‘The next instant something, and for the life of me I know not what; its blurred outline and indefined shape landed in front of me with a thud and remained there, bolt upright as a cylindrical pillar. Meanwhile in the distance came the sound of a low rumbling, which grew until into view thundered a wagon loaded with hay and on top of the wagon sat a man with a wide-brim hat, talking heatedly to a young boy who lay across the hay. The horse pulling the wagon caught sight of the "thing" that stood in front of me and stopped still, violently snorting. The man cried out to the horse, then in a hysterical screech, "My God! What's that figure boy?" The boy immediately rose up and then clutched the man's arm tight, screaming; "I don't know! I don't know! But it’s me it's come for! Don't let it touch me! Don't let it touch me!"
The moon was so bright that as the boy screamed I could see their faces so well, and their expressions were one of abject terror; even more horrifying than the unknown "thing." The gorse, the trees, the grotesque crags of granite, all were overwhelmed by this stillness; the stillness of shadowland. I could count the buttons on the man's coat, I could see the marks of sweat on the boy's shirt. I could see his black nails. I could see the man's chest as it rose and fell rapidly as he breathed fast with fear, and while these minute details were being driven into my soul, the cause of it all was the shock of this indefinable indistinguishable "thing" that stood as a column; silent and motionless, and behind it was a glow.’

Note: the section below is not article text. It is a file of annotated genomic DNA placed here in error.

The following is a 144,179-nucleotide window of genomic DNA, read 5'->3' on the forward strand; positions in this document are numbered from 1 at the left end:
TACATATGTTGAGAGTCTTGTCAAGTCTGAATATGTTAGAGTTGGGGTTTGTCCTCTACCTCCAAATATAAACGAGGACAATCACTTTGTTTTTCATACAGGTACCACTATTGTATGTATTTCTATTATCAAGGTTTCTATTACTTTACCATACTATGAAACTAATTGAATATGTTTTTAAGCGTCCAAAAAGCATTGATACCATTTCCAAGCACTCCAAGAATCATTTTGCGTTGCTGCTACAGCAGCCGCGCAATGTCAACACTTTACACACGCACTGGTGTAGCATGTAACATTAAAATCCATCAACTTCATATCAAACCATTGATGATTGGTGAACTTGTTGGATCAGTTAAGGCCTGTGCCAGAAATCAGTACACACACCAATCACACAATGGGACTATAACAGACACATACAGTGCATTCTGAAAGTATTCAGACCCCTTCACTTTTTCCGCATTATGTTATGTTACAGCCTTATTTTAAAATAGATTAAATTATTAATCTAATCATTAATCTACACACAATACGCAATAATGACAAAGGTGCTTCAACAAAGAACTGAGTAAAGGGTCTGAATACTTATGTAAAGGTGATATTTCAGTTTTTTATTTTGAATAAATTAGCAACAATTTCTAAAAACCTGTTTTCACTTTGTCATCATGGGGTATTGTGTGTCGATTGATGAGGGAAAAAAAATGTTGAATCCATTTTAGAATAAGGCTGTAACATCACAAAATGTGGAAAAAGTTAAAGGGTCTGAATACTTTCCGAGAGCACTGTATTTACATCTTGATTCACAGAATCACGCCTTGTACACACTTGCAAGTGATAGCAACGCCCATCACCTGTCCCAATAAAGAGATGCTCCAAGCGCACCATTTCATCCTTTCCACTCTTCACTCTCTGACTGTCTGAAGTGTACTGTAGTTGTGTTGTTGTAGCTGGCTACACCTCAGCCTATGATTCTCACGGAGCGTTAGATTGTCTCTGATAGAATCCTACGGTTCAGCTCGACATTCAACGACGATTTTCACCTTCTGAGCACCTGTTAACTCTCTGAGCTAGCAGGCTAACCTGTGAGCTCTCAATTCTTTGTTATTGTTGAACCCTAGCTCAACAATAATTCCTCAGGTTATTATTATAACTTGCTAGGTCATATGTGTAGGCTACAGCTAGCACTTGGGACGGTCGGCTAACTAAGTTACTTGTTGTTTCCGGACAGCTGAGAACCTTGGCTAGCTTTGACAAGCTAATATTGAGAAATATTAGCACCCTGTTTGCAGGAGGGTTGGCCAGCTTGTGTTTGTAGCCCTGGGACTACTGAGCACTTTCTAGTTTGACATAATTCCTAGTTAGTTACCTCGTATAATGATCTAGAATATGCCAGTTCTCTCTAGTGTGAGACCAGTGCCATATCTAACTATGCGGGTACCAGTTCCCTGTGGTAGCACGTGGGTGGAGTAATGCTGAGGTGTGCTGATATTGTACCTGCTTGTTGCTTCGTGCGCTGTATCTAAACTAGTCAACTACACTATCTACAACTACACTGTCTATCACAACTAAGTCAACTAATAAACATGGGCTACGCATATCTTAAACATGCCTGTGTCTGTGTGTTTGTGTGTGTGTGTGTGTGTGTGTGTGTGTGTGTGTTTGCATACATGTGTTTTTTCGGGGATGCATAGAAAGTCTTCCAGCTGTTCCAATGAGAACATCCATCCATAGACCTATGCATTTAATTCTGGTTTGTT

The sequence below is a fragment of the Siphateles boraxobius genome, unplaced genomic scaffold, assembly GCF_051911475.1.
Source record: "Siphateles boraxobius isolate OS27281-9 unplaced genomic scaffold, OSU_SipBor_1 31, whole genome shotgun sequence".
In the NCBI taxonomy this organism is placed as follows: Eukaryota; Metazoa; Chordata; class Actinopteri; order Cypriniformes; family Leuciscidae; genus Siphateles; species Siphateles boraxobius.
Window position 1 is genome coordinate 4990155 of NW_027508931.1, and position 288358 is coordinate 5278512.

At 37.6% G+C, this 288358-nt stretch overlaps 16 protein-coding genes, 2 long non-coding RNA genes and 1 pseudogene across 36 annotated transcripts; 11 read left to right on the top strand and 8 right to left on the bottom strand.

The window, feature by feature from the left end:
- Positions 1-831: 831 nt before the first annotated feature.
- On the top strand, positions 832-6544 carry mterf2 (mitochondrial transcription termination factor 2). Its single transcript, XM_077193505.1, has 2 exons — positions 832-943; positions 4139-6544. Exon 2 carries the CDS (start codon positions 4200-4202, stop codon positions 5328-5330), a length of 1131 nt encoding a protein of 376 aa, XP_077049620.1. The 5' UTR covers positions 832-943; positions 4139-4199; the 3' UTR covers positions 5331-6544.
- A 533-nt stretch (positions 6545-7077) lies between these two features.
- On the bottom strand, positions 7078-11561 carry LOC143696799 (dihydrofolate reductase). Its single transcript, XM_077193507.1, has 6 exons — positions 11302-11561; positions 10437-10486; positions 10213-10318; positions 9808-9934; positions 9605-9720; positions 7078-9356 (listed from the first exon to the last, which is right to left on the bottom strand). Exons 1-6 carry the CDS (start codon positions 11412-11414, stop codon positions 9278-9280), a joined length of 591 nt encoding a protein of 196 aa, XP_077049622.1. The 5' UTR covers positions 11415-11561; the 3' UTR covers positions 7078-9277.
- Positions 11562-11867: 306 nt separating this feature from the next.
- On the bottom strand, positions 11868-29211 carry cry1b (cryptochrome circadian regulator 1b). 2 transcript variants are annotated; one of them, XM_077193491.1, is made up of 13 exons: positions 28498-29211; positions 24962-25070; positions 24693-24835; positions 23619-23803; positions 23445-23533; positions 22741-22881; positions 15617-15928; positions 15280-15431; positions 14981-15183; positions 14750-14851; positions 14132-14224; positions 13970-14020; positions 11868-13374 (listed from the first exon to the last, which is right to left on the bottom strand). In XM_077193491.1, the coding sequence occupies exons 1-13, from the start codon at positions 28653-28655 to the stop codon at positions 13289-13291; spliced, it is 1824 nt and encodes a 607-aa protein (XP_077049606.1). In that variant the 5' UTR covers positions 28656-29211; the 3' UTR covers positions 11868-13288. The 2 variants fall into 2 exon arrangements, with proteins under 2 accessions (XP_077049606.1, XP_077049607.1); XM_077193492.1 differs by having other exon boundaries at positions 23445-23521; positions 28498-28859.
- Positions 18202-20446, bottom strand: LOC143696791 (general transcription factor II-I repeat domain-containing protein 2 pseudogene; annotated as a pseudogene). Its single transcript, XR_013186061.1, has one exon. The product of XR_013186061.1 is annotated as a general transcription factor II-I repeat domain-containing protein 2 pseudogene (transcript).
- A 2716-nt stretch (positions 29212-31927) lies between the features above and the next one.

‘The horse suddenly broke free from the spell of this esoteric figure and it broke off at a gallop, tearing frantically past the phantasm and went helter-skelter along the road ahead, speeding recklessly. The silent and motionless entity now followed in their wake, with bounds, trying to get at them with its long spidery arms. If it succeeded I can't say, because I was uncontrollably frightened that it would return to come after me, and I rode as I have never ridden before to get away from there.’
‘I told my landlady about what had happened. She looked very serious. "I should have warned you," she said. "It has always been that way on that road. No-one who lives here will venture there after dark, and so it must have been strangers who you saw there. It's method never varies. It comes over the wall, remains still until someone approaches, and then it pursues them with monstrous speed. The person it touches will invariably die within 12 months. I remember when I was a child, a night such as you have described. I was coming home with my father from a party. When we reached that spot, our horse shied and we went racing off at terrific speed. I have never seen such fear in my father; his agitation alarmed me so, and my instinct told me this was not from the horse bolting but from something else. Soon I realized what it was; something overtook us and it thrust its long thin arms toward us and it reached my father, touching his hand and then, with a cry that was more animal than human, it disappeared. We could not speak until we reached home. My father was white as a sheet, and he took me aside and whispered to me, "Don't say a word; don't tell your mother what has happened. Never let her know. It was the death bogle and I shall die before the year is out." And he did die.'
She continued, "I can't describe it any better than you; whether man or beast, I do not know, but whatever it was I got the impression that it had no eyes.’